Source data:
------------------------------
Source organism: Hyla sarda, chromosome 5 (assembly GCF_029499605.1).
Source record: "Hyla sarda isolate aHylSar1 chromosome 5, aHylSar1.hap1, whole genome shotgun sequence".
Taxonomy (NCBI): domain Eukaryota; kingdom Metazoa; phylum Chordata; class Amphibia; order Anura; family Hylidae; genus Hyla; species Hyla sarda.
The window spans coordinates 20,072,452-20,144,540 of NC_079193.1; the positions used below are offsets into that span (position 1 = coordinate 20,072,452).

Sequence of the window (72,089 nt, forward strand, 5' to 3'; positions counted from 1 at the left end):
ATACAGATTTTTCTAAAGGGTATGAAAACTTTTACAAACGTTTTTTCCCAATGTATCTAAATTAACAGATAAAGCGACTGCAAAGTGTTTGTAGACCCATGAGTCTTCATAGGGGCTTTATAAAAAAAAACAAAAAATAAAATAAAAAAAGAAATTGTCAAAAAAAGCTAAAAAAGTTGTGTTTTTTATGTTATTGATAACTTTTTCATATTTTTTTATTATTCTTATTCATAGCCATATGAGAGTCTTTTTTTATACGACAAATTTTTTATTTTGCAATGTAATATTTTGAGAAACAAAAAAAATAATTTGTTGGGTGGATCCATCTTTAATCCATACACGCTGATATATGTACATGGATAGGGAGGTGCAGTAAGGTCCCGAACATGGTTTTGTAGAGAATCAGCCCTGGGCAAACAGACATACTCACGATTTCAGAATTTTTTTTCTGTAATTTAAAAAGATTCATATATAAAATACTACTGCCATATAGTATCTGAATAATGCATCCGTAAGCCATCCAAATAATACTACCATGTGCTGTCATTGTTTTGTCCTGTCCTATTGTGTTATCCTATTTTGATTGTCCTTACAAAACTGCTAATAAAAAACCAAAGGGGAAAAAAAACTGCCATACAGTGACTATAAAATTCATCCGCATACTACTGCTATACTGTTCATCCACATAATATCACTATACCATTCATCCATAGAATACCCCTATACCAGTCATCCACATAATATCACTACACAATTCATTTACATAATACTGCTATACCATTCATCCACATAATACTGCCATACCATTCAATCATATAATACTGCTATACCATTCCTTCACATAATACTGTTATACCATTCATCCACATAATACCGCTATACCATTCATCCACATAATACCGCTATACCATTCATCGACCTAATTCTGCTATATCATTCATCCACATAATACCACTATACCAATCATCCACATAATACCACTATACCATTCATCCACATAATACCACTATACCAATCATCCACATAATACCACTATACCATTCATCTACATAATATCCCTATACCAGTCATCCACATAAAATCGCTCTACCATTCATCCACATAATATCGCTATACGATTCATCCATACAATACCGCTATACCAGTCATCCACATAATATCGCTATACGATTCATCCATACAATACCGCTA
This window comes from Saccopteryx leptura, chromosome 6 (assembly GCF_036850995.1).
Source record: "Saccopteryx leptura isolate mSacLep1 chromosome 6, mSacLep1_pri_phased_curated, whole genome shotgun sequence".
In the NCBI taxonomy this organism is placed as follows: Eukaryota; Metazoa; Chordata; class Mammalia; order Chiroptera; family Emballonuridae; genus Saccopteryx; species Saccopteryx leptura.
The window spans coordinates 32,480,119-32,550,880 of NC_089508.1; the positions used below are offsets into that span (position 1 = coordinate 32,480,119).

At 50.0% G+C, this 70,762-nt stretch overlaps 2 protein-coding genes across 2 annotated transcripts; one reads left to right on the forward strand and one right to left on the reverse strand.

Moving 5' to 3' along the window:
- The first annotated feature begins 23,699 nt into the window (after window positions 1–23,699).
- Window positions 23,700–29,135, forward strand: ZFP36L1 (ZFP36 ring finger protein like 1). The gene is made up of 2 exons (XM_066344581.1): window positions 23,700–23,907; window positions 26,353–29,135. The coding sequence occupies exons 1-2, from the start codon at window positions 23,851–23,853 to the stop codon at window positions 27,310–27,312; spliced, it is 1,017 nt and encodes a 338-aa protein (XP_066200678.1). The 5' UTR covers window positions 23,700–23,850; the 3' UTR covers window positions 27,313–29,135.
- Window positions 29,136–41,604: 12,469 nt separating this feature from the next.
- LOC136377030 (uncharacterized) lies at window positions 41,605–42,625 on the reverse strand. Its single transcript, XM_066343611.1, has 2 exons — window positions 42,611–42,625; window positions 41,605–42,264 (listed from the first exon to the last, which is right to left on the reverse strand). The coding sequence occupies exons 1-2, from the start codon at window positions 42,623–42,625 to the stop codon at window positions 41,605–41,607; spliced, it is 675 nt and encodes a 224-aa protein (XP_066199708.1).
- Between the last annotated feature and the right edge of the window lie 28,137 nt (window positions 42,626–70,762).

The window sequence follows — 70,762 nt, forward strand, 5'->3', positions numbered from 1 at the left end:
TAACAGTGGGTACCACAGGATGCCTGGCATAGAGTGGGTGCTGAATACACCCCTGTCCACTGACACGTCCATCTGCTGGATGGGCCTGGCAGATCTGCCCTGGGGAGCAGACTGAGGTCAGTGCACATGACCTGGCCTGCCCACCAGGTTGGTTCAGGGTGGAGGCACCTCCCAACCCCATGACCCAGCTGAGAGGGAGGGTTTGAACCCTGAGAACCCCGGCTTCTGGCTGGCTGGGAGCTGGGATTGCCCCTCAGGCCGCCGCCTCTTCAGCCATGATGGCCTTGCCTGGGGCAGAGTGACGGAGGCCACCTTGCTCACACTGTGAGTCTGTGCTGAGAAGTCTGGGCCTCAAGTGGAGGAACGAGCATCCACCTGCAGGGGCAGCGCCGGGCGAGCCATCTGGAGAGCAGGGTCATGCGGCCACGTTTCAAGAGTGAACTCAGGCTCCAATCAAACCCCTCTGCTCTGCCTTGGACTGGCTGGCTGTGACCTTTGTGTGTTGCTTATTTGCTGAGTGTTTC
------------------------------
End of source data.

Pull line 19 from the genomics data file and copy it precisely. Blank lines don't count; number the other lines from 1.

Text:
TAACAGTGGGTACCACAGGATGCCTGGCATAGAGTGGGTGCTGAATACACCCCTGTCCACTGACACGTCCATCTGCTGGATGGGCCTGGCAGATCTGCCCTGGGGAGCAGACTGAGGTCAGTGCACATGACCTGGCCTGCCCACCAGGTTGGTTCAGGGTGGAGGCACCTCCCAACCCCATGACCCAGCTGAGAGGGAGGGTTTGAACCCTGAGAACCCCGGCTTCTGGCTGGCTGGGAGCTGGGATTGCCCCTCAGGCCGCCGCCTCTTCAGCCATGATGGCCTTGCCTGGGGCAGAGTGACGGAGGCCACCTTGCTCACACTGTGAGTCTGTGCTGAGAAGTCTGGGCCTCAAGTGGAGGAACGAGCATCCACCTGCAGGGGCAGCGCCGGGCGAGCCATCTGGAGAGCAGGGTCATGCGGCCACGTTTCAAGAGTGAACTCAGGCTCCAATCAAACCCCTCTGCTCTGCCTTGGACTGGCTGGCTGTGACCTTTGTGTGTTGCTTATTTGCTGAGTGTTTC